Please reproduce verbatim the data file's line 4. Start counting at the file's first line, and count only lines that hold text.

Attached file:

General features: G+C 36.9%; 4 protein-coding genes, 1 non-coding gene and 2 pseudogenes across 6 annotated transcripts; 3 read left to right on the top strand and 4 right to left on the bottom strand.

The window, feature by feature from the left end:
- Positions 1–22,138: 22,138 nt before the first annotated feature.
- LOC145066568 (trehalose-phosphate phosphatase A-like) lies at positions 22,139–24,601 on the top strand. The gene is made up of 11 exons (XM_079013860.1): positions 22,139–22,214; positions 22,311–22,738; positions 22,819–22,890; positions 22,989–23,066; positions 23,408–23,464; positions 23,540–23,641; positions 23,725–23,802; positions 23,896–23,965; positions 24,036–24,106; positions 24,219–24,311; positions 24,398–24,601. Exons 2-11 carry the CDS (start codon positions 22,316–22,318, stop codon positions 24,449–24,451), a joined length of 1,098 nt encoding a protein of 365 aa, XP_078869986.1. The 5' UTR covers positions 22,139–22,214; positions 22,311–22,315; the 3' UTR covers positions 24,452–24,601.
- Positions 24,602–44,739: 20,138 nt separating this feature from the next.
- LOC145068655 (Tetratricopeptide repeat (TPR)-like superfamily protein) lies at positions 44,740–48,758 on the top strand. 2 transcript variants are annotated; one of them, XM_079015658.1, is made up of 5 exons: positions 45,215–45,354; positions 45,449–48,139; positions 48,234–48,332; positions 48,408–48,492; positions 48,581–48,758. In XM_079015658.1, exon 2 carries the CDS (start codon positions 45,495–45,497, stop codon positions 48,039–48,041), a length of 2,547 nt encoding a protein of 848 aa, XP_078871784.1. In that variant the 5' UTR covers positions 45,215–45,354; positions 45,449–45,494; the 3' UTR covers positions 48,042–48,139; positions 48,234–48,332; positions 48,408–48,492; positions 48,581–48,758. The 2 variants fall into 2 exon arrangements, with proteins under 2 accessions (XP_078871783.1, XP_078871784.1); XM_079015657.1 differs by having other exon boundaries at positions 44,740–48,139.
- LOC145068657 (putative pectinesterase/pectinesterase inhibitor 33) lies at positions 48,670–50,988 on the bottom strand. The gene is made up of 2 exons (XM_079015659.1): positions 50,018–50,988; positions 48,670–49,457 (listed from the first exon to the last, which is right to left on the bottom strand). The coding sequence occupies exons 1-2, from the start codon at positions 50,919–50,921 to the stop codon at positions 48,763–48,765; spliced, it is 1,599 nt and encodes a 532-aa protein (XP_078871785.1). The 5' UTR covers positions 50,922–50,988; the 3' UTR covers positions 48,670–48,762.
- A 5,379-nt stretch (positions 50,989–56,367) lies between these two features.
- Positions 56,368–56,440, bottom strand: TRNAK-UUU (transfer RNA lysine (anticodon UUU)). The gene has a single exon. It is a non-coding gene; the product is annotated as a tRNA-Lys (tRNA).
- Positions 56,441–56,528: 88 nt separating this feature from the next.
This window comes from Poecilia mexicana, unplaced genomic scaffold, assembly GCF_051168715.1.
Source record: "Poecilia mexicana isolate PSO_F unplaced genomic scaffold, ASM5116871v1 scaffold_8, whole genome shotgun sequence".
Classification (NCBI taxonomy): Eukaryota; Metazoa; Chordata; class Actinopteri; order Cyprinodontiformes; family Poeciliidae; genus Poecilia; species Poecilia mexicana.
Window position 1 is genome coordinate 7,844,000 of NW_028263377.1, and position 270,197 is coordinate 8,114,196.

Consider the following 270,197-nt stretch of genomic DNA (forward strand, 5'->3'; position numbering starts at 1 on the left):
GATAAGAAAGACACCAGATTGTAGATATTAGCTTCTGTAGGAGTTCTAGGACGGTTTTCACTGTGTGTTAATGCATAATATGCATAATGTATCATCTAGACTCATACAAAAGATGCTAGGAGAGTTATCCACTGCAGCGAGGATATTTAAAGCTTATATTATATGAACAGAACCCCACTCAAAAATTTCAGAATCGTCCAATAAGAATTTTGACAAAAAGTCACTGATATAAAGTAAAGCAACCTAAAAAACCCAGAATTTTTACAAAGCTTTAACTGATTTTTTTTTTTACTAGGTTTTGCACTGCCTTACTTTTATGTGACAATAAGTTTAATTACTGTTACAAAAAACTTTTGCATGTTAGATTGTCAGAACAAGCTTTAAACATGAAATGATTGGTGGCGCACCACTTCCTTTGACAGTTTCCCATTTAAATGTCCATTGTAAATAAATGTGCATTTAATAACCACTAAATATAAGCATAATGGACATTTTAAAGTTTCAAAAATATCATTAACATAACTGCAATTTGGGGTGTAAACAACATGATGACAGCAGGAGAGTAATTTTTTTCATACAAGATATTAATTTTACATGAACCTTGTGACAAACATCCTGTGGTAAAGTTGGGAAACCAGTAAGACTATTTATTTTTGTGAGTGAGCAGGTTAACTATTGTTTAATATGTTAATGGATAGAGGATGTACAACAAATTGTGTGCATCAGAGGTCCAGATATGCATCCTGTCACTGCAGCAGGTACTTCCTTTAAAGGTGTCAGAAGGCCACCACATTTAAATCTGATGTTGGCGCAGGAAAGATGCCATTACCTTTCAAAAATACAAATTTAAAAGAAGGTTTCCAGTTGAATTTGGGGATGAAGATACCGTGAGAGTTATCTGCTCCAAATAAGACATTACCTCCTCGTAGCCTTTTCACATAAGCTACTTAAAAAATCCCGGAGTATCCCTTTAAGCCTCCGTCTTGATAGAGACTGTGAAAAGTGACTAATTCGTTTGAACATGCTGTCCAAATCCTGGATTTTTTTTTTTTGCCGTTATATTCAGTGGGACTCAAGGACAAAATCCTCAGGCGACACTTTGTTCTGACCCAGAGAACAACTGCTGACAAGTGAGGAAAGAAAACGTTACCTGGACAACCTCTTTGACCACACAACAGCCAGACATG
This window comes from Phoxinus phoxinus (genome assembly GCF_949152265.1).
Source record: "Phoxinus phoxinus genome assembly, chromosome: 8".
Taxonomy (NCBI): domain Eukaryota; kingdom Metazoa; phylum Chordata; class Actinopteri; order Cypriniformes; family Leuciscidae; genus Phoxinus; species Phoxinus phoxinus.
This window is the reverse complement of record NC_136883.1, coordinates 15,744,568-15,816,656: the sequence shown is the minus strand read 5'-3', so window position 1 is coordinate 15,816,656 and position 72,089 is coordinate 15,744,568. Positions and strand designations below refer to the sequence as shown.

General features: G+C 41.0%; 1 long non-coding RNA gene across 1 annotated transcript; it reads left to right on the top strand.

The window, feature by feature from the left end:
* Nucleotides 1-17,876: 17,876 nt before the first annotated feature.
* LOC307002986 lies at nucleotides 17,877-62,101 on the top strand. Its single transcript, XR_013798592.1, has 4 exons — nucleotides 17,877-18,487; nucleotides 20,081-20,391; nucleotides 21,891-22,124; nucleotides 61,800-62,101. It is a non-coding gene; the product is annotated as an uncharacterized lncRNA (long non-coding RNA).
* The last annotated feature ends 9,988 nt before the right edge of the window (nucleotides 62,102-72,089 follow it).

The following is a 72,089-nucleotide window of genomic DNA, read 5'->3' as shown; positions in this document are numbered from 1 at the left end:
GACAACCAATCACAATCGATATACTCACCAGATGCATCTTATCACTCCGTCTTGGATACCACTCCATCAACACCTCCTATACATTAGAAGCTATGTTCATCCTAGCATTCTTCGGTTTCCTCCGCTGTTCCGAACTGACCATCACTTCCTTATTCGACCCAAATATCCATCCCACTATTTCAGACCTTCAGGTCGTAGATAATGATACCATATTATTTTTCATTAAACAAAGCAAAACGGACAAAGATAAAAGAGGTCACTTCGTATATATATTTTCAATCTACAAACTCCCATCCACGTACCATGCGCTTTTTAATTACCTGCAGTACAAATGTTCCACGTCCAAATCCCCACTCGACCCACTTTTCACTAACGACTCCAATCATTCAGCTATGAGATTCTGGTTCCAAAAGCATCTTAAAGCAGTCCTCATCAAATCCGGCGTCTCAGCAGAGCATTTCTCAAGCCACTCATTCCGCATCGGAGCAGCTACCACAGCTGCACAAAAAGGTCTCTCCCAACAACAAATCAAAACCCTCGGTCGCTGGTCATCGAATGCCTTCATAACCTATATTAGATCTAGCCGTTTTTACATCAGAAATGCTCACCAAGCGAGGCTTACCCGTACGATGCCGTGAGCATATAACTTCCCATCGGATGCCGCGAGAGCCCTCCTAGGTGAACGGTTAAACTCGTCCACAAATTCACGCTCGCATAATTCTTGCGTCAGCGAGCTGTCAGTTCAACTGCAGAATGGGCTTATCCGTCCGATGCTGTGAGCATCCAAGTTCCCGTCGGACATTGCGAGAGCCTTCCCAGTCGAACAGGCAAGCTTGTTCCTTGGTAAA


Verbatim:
- LOC145066568 (trehalose-phosphate phosphatase A-like) lies at positions 22,139–24,601 on the top strand. The gene is made up of 11 exons (XM_079013860.1): positions 22,139–22,214; positions 22,311–22,738; positions 22,819–22,890; positions 22,989–23,066; positions 23,408–23,464; positions 23,540–23,641; positions 23,725–23,802; positions 23,896–23,965; positions 24,036–24,106; positions 24,219–24,311; positions 24,398–24,601. Exons 2-11 carry the CDS (start codon positions 22,316–22,318, stop codon positions 24,449–24,451), a joined length of 1,098 nt encoding a protein of 365 aa, XP_078869986.1. The 5' UTR covers positions 22,139–22,214; positions 22,311–22,315; the 3' UTR covers positions 24,452–24,601.